Dive boats available for projects around south Vancouver Island changed, too. GUE instructor evaluator and Vancouver Island resident Guy Shockey bought a boat, the Thermocline, brought it up to the island from Puget Sound, then learned how to drive it (possibly in that order). While the boat was still just a twinkle in Guy’s eye, he told me he hoped to make Thermocline a platform for divers to do world-class diving, but for that to happen it was up to the local GUE community to demonstrate that we had interesting project dives to do. He and I agreed that identifying the Admiral Knight fit the long-term community goals perfectly. Soon after the Thermocline arrived at its permanent home in Vancouver Island’s Maple Bay, Guy started referring to himself as “The Boat Driver,” so I knew he was seriously committed.  

The Dive

By early 2022, our diving activities on the west coast were back to their pre-pandemic norms, and the way seemed clear to dive the Admiral Knight. So, on a sunny weekend this past August, with water as calm as glass, I found myself dropping through the cool, emerald-green depths towards the bold future of underwater archaeology in my backyard. 

Dropping down the shot line with me was Jason Cook, an instructor and fellow rebreather diver. As we descended, I had a head full of plans and checklists, and handfuls of equipment. Try as we might to keep things simple, we were determined to complete a minimum number of tasks and needed the gear to pull them off.  In addition to our JJ-CCR rebreathers and bailout cylinders to do the dive, we had a full-frame camera and two pairs of large video lights to document the wreck (if it wasn’t just a pile of rocks we were dropping onto). Jason had a 120 m/400 ft reel in case The Boat Driver dropped the shot in the middle of nowhere and our identification dive turned into a search for, well, anything.  I had an additional large surface marker buoy (SMB) stuffed in my left thigh pocket, which we planned to launch without a line attached to signal the next dive team that we’d found something worth diving.  We each had a diver propulsion vehicle (DPV) to drag all this stuff around if the current picked up (strong currents are common in our region, but also highly localised, and nobody was sure when slack tide was at this new site).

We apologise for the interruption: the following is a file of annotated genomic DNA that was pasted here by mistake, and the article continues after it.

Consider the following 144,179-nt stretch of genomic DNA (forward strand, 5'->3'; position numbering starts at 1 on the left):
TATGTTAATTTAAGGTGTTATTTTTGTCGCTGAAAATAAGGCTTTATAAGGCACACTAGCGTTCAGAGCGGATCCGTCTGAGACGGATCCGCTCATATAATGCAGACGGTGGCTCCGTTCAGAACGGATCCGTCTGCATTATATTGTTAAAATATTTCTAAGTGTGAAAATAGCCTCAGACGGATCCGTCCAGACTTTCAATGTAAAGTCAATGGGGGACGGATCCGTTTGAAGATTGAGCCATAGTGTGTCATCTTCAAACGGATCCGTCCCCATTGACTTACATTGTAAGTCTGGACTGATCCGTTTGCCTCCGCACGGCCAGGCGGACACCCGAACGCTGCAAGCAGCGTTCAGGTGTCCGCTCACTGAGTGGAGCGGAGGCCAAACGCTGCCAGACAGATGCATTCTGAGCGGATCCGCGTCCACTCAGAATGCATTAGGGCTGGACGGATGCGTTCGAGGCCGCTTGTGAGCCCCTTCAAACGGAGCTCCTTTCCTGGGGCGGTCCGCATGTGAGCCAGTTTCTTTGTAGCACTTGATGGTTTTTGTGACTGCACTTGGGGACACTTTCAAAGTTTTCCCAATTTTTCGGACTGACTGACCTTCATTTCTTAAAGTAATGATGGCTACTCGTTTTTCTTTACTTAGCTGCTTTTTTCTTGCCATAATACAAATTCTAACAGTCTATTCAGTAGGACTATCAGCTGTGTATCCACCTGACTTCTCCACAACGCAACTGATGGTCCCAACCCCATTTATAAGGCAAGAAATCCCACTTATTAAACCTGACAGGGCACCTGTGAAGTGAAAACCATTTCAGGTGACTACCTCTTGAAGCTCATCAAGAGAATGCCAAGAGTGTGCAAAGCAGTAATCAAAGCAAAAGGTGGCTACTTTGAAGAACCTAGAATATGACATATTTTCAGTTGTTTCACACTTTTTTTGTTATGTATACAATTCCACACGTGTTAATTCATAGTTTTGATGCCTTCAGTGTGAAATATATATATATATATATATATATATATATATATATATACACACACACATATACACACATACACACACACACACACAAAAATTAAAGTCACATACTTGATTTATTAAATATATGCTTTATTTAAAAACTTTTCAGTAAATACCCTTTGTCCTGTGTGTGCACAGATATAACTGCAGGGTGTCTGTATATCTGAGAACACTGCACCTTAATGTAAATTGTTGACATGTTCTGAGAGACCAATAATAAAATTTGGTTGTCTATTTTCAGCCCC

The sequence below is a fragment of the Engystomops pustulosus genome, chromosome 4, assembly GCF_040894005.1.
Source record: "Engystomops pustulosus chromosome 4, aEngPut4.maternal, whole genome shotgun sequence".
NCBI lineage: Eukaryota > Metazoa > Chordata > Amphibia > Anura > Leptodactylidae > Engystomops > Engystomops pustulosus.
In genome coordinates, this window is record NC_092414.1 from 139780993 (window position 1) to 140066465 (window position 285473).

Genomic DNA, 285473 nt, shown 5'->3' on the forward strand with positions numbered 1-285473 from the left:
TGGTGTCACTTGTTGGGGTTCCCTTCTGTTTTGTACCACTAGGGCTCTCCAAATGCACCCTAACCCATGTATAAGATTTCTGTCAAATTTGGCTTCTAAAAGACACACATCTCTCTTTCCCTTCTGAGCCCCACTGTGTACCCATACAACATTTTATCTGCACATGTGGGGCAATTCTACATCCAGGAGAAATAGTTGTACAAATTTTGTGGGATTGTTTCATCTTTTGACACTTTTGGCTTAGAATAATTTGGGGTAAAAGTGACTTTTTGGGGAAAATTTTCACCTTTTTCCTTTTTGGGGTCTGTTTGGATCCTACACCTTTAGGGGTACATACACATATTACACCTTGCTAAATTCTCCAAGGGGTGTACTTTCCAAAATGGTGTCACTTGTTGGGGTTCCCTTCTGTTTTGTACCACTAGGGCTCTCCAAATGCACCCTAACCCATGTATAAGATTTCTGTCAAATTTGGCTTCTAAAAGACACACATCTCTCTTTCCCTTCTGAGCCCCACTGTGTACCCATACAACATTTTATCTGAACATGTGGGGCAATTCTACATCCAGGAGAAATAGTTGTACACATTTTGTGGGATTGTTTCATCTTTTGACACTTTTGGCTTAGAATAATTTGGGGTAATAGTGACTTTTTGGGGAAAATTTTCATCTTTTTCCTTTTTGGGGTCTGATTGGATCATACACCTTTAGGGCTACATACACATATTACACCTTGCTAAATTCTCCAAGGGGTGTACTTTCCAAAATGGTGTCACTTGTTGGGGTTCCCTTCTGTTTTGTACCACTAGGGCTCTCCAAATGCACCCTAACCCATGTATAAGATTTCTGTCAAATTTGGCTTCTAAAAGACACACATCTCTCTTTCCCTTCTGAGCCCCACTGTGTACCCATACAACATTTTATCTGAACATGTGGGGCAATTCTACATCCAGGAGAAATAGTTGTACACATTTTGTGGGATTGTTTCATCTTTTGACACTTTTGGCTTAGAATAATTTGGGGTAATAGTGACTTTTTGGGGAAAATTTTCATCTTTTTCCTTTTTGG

The visibility on the descent was just over 20 m/60 ft, which is fantastic no matter where you are in the world. As we passed 40 m/130 a huge grey shape swam right in front of me — a shark! — no, just the biggest lingcod (Ophiodon elongatus) I had ever seen. As the monster fish disappeared, we hit a layer of low-visibility water hovering about 5 m/15 ft off the seafloor. It appeared we were going to be diving in the dark — and the cold, since it was also suddenly only 9° C/~48° F. Finally, the shot appeared below us, lying on a featureless, sandy plain. There wasn’t even a pile of rocks pretending to be a wreck in sight.